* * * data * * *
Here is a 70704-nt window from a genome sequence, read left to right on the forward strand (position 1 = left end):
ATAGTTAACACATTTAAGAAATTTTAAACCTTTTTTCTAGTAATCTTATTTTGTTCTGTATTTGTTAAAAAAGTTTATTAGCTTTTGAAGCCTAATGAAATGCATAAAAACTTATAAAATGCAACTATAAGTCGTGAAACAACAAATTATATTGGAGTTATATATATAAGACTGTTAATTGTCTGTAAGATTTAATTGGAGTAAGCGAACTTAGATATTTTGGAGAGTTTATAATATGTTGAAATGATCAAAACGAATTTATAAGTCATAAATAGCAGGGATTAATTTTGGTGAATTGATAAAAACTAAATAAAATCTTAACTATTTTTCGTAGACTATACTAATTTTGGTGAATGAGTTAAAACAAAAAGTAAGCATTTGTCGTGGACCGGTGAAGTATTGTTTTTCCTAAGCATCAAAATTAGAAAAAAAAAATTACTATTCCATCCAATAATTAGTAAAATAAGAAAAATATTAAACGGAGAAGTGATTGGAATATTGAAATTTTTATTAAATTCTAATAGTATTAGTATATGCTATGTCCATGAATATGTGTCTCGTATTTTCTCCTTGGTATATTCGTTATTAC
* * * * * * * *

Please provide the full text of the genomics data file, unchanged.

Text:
Here is a 70704-nt window from a genome sequence, read left to right on the forward strand (position 1 = left end):
ATAGTTAACACATTTAAGAAATTTTAAACCTTTTTTCTAGTAATCTTATTTTGTTCTGTATTTGTTAAAAAAGTTTATTAGCTTTTGAAGCCTAATGAAATGCATAAAAACTTATAAAATGCAACTATAAGTCGTGAAACAACAAATTATATTGGAGTTATATATATAAGACTGTTAATTGTCTGTAAGATTTAATTGGAGTAAGCGAACTTAGATATTTTGGAGAGTTTATAATATGTTGAAATGATCAAAACGAATTTATAAGTCATAAATAGCAGGGATTAATTTTGGTGAATTGATAAAAACTAAATAAAATCTTAACTATTTTTCGTAGACTATACTAATTTTGGTGAATGAGTTAAAACAAAAAGTAAGCATTTGTCGTGGACCGGTGAAGTATTGTTTTTCCTAAGCATCAAAATTAGAAAAAAAAAATTACTATTCCATCCAATAATTAGTAAAATAAGAAAAATATTAAACGGAGAAGTGATTGGAATATTGAAATTTTTATTAAATTCTAATAGTATTAGTATATGCTATGTCCATGAATATGTGTCTCGTATTTTCTCCTTGGTATATTCGTTATTAC